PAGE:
In Charles McClellan's 1839 will, recorded in territorial Florida's Jefferson County, we can see his deep concern for the two youngest of his children about to be left behind at his passing. From this, we can assume Charles' wife had already died, thus after Charles' inevitable passing, leaving Samuel and Adeline McClellan orphans.
Since my goal with this month's research is to see whether I can trace Charles backwards in time from this point in his life—about to die in Jefferson County, Florida—I'm curious to learn whether the story of what became of these two children can help me find anything on Charles' own roots.
We already know that it would be unlikely that those two named children, Samuel and Adeline, would be named in the upcoming census. In 1840 as it was in 1830, only the head of household was identified by name; all the rest in the family were itemized by age-bracketed tick marks. Of course, two other McClellan men had been mentioned by name in 1830, but despite their young age, each man had recently married, thus forming their own household. Still, it was unlikely that Samuel McClellan would have been of an age to do so, just one year after his father's passing.
The next option was to explore the 1850 census. That was the point at which the enumeration broke loose of its name restrictions to include mention of each individual in a household by name. That became my first chance to look for orphans Samuel and Adeline McClellan.
While it could have been possible that either child would, by then, have been married, and possibly also moved away from Jefferson County, it did turn out that there was a household containing both McClellan names. Samuel McClellan in the 1850 census was listed as being twenty eight years of age, and "Adaline" showed as a twenty five year old.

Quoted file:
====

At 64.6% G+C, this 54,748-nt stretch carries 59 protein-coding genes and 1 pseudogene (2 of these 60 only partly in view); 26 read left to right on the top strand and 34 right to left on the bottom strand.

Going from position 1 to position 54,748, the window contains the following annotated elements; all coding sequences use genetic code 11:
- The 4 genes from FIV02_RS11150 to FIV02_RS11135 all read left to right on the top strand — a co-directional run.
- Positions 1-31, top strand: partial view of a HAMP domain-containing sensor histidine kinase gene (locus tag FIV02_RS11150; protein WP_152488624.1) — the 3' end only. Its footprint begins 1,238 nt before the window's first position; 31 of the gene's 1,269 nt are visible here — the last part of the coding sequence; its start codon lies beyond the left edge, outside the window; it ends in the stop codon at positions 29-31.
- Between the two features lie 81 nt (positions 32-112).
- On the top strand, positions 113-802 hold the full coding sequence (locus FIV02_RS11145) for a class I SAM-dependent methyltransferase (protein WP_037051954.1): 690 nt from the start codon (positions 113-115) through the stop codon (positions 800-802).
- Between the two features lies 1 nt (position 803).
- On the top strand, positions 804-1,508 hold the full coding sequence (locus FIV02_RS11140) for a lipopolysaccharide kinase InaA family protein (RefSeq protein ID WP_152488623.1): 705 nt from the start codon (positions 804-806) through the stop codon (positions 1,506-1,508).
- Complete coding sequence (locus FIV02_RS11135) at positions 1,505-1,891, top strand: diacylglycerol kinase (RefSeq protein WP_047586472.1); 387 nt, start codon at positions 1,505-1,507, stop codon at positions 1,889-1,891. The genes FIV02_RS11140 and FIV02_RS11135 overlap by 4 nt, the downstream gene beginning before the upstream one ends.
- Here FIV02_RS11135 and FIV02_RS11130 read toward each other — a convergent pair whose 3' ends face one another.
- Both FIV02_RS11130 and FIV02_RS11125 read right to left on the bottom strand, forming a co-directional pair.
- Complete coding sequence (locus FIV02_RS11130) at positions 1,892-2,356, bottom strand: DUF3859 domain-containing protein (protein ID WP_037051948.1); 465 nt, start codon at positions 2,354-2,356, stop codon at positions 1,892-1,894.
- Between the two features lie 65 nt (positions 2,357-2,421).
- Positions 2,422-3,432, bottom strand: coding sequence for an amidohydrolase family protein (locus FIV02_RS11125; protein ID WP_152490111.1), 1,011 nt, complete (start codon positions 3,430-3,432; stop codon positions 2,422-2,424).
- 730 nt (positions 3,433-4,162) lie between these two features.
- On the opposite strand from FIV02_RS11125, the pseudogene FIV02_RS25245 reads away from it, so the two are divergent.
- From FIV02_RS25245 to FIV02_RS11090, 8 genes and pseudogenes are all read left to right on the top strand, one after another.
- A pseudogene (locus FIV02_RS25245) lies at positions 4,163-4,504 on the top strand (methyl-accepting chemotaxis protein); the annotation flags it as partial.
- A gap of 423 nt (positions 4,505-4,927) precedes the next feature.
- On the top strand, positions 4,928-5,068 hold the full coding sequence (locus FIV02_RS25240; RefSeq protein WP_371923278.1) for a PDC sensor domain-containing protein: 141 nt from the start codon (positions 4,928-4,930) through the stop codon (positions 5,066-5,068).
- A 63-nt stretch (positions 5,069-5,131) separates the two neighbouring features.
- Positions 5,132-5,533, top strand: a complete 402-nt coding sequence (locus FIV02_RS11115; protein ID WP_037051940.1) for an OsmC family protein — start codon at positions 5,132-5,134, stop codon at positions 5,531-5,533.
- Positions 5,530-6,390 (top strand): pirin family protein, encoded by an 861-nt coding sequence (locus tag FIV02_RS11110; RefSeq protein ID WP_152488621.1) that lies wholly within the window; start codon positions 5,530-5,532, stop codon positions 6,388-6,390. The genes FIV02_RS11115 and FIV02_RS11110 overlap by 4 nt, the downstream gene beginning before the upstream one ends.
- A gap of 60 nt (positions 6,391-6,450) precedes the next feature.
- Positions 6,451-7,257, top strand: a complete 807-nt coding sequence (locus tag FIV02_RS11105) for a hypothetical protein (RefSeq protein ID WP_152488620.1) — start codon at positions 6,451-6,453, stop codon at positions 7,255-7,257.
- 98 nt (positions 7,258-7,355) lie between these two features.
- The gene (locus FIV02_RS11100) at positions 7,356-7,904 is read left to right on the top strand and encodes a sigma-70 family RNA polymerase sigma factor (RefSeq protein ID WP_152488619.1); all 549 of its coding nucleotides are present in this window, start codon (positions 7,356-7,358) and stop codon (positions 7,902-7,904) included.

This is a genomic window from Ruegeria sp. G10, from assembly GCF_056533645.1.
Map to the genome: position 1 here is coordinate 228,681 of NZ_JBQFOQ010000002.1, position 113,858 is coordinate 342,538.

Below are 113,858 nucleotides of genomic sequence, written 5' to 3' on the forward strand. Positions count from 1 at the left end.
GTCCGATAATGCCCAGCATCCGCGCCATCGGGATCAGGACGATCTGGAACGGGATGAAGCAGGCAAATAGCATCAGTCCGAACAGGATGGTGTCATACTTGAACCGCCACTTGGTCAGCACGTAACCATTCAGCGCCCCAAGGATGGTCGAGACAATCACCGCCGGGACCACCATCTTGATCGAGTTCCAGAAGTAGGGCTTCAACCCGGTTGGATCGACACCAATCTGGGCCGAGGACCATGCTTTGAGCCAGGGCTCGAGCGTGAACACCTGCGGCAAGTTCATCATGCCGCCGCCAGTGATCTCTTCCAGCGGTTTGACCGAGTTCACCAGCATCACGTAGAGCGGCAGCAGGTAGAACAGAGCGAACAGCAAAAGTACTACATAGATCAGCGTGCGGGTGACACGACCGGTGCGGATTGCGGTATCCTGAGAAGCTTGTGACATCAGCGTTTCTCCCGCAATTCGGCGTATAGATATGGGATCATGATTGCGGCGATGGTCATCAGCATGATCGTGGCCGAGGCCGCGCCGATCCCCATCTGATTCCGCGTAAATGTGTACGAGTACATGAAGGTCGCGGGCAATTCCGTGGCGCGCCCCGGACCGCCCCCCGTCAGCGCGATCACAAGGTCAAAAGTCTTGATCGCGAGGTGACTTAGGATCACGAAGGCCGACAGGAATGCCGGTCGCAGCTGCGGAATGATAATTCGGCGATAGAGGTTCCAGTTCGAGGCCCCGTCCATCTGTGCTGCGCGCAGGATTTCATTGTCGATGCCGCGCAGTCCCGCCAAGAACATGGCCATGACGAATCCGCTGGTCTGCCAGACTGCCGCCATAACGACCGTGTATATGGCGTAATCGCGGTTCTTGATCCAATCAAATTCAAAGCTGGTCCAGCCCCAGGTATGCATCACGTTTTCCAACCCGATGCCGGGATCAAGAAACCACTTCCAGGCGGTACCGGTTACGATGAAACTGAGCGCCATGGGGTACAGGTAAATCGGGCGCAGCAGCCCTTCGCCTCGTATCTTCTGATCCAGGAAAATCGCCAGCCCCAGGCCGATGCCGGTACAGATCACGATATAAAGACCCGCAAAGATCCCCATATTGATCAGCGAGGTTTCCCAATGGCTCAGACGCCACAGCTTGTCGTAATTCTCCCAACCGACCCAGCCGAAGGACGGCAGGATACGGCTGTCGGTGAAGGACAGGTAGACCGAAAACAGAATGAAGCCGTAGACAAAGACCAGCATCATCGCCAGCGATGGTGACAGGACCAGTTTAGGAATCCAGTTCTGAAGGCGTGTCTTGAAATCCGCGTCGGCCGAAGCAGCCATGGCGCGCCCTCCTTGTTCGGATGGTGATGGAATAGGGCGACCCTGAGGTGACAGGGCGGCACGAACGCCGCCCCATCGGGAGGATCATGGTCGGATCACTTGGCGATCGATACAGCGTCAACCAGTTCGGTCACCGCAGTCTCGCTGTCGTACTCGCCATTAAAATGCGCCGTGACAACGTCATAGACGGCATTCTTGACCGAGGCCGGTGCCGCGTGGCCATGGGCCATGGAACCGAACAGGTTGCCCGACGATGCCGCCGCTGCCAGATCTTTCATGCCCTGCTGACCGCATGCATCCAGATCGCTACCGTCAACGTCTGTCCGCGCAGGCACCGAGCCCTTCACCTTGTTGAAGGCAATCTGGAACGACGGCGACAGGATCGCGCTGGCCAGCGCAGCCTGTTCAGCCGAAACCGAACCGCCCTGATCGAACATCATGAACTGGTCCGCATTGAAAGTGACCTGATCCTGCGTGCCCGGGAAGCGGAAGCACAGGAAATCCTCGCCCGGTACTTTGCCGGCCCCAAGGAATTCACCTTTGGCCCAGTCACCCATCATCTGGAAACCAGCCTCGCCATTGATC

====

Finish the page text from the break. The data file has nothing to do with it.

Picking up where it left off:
The two McClellans showed up in a Jefferson County household headed by a forty five year old woman named Margaret E. Stephens. The question then becomes, who was Margaret Stephens? Was she a relative? Why were both Samuel and Adeline living in her household?
Checking ahead to the next census, the 1860 report showed "A. E. McClelon" living in Margaret Stephens' Jefferson County home, along with a presumed son of Margaret who had shown in the previous census as well. The thirty five year old woman with the initials could likely have been Adeline, as we can see her father had shown her name as Adeline H. E. McClellan.
To see whether there was any connection with Margaret Stephens—after all, she could just have been an enterprising widow running a boarding house—we need to explore what can be found on her first, before drawing any conclusions that it was a relative who took in the bereft orphans after the loss of their father.